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26 May 2021

Forgiving Others, Moving On

  • From the Head of Senior School

Our progress through life means that we will probably be humbled at some point. Getting older is a humbling process as we let go of things that we have always identified ourselves with. In our culture we can be guilty of treating the elderly as if they are a bit inept, especially with technology. That they need to be kept safe, tucked away from the rest of the population who are getting on with life. Fear of missing out (FOMO) becomes a reality as we age – we really will miss out. But fear of missing out is a phrase that is hiding jealousy and pride. And humility is more than a lesson, it is where we need to be with our attitude as followers of Christ. The banquet etiquette that Jesus describes in Luke chapter 14 verses 7 to 11, remind us of God’s heart for us:

7 When he noticed how the guests picked the places of honour at the table, he told them this parable: 8 “When someone invites you to a wedding feast, do not take the place of honour, for a person more distinguished than you may have been invited. 9 If so, the host who invited both of you will come and say to you, ‘Give this person your seat.’ Then, humiliated, you will have to take the least important place. 10 But when you are invited, take the lowest place, so that when your host comes, he will say to you, ‘Friend, move up to a better place.’ Then you will be honoured in the presence of all the other guests. 11 For all those who exalt themselves will be humbled, and those who humble themselves will be exalted.”

Old age moves us to the tucked away places at the table, the humiliating places, the least important places, but Jesus’ promises are for the humble of heart. God looks into our hearts – we are to serve and not be proud, to love and help others is the heart of the gospel and what God plans for us. As I reflect on this passage, I know that fear of missing out is about a spirit that competes and knocks others out of the way because missing out is for weaker people. And I am not going to be left behind! It is a proud attitude that puts oneself first. It is the opposite of what Christ likeness I am required to have. It is an attitude that doesn’t forgive – that goes back to the fear, that we try to leave at the foot of the cross. However, we pick it up again. Inspect it. Remember. Feel the pain again. And again. And this fear does not let go. It is afraid to let go. Why are we afraid to let go of our fears? Or pain. Is this also fear of missing out?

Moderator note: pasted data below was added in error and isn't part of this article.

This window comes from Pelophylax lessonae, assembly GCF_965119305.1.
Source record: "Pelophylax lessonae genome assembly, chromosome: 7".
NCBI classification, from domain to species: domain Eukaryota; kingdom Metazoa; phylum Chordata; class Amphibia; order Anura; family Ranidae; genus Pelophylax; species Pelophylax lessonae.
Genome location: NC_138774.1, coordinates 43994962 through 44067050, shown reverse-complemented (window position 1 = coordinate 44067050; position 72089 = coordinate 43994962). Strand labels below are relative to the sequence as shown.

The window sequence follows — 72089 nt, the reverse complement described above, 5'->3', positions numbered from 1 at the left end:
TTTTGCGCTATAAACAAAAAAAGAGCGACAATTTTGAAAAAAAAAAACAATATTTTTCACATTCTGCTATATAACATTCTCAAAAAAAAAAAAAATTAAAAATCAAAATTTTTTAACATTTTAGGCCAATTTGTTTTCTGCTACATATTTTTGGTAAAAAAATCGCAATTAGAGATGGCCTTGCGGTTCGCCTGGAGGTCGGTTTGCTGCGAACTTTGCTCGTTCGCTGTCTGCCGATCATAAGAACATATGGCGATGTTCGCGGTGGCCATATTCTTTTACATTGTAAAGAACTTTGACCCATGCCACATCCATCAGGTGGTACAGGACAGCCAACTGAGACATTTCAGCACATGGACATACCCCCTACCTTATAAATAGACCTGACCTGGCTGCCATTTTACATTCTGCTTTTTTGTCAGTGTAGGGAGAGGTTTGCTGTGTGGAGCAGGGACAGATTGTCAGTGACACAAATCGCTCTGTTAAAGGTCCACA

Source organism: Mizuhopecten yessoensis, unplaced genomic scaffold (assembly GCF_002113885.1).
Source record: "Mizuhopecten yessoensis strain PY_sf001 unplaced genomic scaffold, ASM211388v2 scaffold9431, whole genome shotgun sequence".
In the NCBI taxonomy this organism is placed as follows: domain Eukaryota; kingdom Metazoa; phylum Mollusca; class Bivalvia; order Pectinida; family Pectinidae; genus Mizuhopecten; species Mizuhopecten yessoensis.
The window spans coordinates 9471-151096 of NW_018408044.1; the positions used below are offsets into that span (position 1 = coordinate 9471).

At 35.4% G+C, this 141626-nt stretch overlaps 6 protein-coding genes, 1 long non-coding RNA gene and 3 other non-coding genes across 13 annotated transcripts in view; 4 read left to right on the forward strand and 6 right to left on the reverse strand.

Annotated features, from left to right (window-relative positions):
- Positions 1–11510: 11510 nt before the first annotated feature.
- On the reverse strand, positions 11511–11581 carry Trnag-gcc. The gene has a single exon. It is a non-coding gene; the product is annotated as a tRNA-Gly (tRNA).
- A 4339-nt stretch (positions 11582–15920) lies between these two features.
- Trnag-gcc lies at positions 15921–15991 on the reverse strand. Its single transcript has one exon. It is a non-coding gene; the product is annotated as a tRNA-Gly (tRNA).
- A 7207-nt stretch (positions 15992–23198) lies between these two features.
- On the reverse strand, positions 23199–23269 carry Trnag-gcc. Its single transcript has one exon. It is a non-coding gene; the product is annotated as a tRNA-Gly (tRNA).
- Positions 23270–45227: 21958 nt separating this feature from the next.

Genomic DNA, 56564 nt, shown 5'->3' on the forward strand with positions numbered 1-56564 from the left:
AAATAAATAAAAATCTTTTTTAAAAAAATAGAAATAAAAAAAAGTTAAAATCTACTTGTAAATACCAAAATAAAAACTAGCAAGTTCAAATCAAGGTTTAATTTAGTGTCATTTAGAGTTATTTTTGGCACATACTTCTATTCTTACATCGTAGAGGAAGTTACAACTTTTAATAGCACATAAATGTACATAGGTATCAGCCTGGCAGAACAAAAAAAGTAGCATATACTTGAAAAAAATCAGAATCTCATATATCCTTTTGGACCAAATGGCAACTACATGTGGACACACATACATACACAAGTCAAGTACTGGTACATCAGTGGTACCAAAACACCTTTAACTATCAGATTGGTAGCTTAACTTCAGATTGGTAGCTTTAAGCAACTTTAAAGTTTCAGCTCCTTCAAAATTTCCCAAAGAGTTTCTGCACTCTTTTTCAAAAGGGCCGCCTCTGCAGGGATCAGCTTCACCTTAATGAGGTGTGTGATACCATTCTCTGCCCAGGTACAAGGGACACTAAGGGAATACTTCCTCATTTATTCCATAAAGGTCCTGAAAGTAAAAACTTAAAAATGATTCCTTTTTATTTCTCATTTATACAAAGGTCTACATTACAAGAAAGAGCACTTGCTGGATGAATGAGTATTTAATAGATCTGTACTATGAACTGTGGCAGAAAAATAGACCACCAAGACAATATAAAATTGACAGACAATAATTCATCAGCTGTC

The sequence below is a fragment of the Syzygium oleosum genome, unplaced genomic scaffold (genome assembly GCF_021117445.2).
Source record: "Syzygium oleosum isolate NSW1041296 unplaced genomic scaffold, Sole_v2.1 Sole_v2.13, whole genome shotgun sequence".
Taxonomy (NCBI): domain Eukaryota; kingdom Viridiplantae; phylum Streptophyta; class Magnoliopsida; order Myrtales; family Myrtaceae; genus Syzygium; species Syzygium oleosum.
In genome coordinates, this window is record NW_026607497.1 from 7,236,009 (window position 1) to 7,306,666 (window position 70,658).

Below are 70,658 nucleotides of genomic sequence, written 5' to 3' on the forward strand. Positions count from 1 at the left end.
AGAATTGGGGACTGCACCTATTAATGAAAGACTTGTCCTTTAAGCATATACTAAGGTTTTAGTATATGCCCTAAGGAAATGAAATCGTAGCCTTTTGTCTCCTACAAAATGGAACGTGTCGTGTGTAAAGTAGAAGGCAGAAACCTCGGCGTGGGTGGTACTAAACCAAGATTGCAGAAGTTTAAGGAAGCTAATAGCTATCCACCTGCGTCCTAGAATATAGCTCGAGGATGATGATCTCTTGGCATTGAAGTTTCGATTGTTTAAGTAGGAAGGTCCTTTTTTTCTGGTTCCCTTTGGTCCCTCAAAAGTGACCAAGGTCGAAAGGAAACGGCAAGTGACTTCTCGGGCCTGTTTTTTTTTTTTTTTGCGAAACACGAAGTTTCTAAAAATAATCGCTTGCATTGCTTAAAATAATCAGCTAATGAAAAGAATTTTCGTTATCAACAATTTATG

I will put that pain, that hurt, my fear at the bottom of the cross again. And I will take a souvenir. Just in case I miss out. Maybe my fear of missing out is fear of losing the right to hold onto that pain. I do not want to miss out on that self-righteous anger or self-pity. I do it all of the time. Fear of missing out is about my pride. And the antidote is to know my spiritual poverty. As Jesus said in the Beatitudes in Matthew 5:3 ‘Blessed are the poor in spirit, for they shall inherit the kingdom of heaven’. As I journey through my life, my spiritual poverty is increasingly evident. It is a chance to recognise that all of us are so very in need of grace, forgiveness and the love of God in our lives. As we know, perfect love casts out all fear. The only perfect love I know of is God’s love.

So, each day let us practice FOMO. Not as the world knows it, fear of missing out, but rather as a new acronym – forgive others and move on. Include yourself. Leave the fear, the pride, the hurt at the bottom of the cross. Each day take it to the Lord. Leave your pride there and live humbly as you submit yourself to God’s sovereignty in your life. And it takes each day. Each slow step of your journey to inch ourselves forward as we leave our FOMO spirit of pride and fear behind. I cannot change the past, but I can put on the armour of God today and leave my fear and pride at the foot of the cross. I want to practice the new FOMO – forgiving others and moving on. It just takes such a long time – a lifetime.

Andrea Grear
Head of Senior School